# 1=0.999... infinities and box of chocolates..Phliosophy of Math...

Discussion in 'General Philosophy' started by Quantum Quack, Nov 2, 2013.

1. ### hansdaValued Senior Member

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What i meant to say is that distance between two consecutive points in geometry has to be the smallest, so that no third point can be placed in between these two consecutive points.

As there can not be any third point, between the two consecutive points, the distance between these two consecutive points has to be non-zero, non-divisible and infinitesimal.

3. ### someguy1Registered Senior Member

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727
No, exactly as many. If x is an infinite cardinal there is an obvious bijection between x and 2x. Just think about how you would correspond the natural numbers and the integers.

0, 1, -1, 2, -2, 3, -3, etc.

You can biject an uncountable set x with 2x also although you'd need a different proof.

5. ### Motor DaddyValued Senior Member

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5,425
No, twice as many!

If a length of 1 unit has a quantity of points, then 2 units has twice as many points!

http://en.wikipedia.org/wiki/Bijection

See, the difference is that the length of the radius is not mapped equally to the length of the diameter. It just happens to be a fact of nature that a diameter is twice as long as the radius, or a radius is 1 part of 2, 0.5, 50%, half as many.

If you have an option to pick a point on a radius does that mean you have access to every point on the diameter?

7. ### someguy1Registered Senior Member

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727
The idea that you would try to disagree with my point by quoting the Wiki article on bijections is hilarious. If you'd take the trouble to read the article your misunderstandings would be corrected.

8. ### Motor DaddyValued Senior Member

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5,425
What's even more hilarious is that you think every and any point on a diameter can be mapped to a point on the radius. Hint: There are points on the diameter that are not on the radius.

9. ### someguy1Registered Senior Member

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727
Well, let's examine this.

There are integers that are not natural numbers. For example, -3 is an integer that's not in the set of natural numbers.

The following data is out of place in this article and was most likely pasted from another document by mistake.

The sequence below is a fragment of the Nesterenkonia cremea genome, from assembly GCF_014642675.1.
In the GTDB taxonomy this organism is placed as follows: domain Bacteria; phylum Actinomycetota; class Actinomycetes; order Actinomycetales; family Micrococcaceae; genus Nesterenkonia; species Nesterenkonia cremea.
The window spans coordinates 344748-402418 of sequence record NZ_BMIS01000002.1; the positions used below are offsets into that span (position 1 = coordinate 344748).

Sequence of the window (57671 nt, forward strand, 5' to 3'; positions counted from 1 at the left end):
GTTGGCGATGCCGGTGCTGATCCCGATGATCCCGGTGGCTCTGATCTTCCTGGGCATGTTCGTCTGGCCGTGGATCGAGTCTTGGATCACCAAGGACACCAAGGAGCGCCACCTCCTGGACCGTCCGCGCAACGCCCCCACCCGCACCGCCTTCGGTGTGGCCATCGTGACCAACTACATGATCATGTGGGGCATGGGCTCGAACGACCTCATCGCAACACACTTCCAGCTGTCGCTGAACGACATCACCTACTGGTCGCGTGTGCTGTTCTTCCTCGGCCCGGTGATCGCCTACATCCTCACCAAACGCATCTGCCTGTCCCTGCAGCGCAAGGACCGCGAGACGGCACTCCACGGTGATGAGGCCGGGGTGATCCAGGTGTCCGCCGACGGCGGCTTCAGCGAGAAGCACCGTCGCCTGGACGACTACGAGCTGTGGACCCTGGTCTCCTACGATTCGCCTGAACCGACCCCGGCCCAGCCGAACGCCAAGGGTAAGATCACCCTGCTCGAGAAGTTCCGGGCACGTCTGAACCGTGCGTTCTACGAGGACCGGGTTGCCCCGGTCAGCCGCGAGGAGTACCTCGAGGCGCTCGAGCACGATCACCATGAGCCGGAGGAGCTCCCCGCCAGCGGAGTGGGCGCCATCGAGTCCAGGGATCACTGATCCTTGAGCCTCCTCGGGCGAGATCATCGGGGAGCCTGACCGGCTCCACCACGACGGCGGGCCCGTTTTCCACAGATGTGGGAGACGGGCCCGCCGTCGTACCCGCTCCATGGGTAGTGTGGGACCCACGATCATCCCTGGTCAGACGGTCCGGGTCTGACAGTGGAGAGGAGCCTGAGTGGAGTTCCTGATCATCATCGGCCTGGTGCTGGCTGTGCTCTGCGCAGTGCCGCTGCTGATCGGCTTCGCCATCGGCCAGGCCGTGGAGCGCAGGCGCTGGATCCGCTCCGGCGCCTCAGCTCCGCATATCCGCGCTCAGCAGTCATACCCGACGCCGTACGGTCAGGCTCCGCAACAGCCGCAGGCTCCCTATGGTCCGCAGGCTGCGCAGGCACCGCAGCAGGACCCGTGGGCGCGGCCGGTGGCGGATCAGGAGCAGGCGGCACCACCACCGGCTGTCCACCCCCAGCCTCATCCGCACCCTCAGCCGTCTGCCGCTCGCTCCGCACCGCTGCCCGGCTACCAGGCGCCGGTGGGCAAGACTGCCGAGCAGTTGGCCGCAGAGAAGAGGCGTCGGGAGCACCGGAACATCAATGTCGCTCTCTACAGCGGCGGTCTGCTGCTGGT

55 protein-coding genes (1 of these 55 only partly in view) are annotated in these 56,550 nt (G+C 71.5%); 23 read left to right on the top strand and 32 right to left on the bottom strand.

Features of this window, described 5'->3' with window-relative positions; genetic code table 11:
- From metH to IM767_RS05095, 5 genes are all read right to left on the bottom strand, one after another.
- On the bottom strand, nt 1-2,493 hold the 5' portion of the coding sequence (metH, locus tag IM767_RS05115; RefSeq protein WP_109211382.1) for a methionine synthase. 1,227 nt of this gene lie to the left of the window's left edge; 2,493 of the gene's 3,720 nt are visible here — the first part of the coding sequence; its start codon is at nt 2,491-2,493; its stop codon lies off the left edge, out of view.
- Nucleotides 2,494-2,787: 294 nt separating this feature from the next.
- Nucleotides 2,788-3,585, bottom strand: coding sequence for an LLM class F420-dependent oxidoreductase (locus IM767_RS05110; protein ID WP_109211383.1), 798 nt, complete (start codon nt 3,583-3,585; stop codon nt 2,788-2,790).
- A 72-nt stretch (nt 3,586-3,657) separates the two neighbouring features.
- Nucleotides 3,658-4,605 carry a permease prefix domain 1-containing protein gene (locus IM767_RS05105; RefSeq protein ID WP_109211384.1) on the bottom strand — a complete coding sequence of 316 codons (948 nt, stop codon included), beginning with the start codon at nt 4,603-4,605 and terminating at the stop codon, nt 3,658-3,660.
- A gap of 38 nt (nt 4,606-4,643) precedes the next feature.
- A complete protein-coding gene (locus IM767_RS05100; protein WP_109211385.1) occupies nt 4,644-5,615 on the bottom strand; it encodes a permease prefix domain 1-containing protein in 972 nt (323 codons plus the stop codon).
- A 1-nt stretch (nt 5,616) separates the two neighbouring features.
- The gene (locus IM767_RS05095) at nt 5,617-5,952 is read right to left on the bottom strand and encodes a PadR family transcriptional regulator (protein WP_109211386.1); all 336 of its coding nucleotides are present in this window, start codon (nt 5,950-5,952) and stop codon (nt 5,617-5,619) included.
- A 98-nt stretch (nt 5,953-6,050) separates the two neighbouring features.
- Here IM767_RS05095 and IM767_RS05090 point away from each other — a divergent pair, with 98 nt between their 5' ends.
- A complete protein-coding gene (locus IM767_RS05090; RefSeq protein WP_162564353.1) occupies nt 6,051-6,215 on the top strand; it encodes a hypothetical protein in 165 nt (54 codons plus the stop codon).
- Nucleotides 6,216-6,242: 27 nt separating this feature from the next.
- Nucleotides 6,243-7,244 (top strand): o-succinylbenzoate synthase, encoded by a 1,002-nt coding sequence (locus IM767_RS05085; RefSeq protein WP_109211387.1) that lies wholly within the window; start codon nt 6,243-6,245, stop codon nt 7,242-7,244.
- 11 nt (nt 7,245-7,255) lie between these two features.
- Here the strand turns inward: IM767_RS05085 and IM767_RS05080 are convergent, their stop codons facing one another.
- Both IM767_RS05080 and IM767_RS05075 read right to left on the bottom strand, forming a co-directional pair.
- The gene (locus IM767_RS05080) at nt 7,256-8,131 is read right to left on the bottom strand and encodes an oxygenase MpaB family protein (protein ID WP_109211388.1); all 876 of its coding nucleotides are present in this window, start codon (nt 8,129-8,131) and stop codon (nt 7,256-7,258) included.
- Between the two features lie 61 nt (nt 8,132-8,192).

But all the natural numbers are integers. The integers include all the natural numbers, plus all the negatives of all the natural numbers, plus zero.

Yet, we can biject the natural numbers to the integers, like this:

1 <-> 0

2 <-> 1

3 <-> -1

4 <-> 2

5 <-> -2

etc.

What do you think about that?

10. ### Motor DaddyValued Senior Member

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How about instead of coming up with more illusions and pulling more rabbits out of your hat, that instead you answer my question: If I ask you to pick a point on a radius that has an infinite quantity of points, are there any points along the diameter that you don't have access to?

11. ### someguy1Registered Senior Member

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727
I'm in complete agreement with you that the length of the diameter is twice the diameter of the radius. Two sets can have very different measure, yet the same cardinality.

The interval [0,2] has twice the length, or measure, as the interval [0,1]. But they have the same cardinality, as can be seen from the bijection x <-> 2x. They have the same number of points, yet different lengths.

I agree with you that this is counterintuitive. But it's been known for a long time.

It's even true that there are as many points in the unit interval [0,1] as there are in the unit square. You can go up in dimension and still have a bijection. Infinity's just funny like that.

12. ### Motor DaddyValued Senior Member

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5,425
You failed to answer the question. Why? Are you afraid of telling the truth? Afraid to admit that there are points on the diameter that are not on the radius?

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14. ### hansdaValued Senior Member

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2,424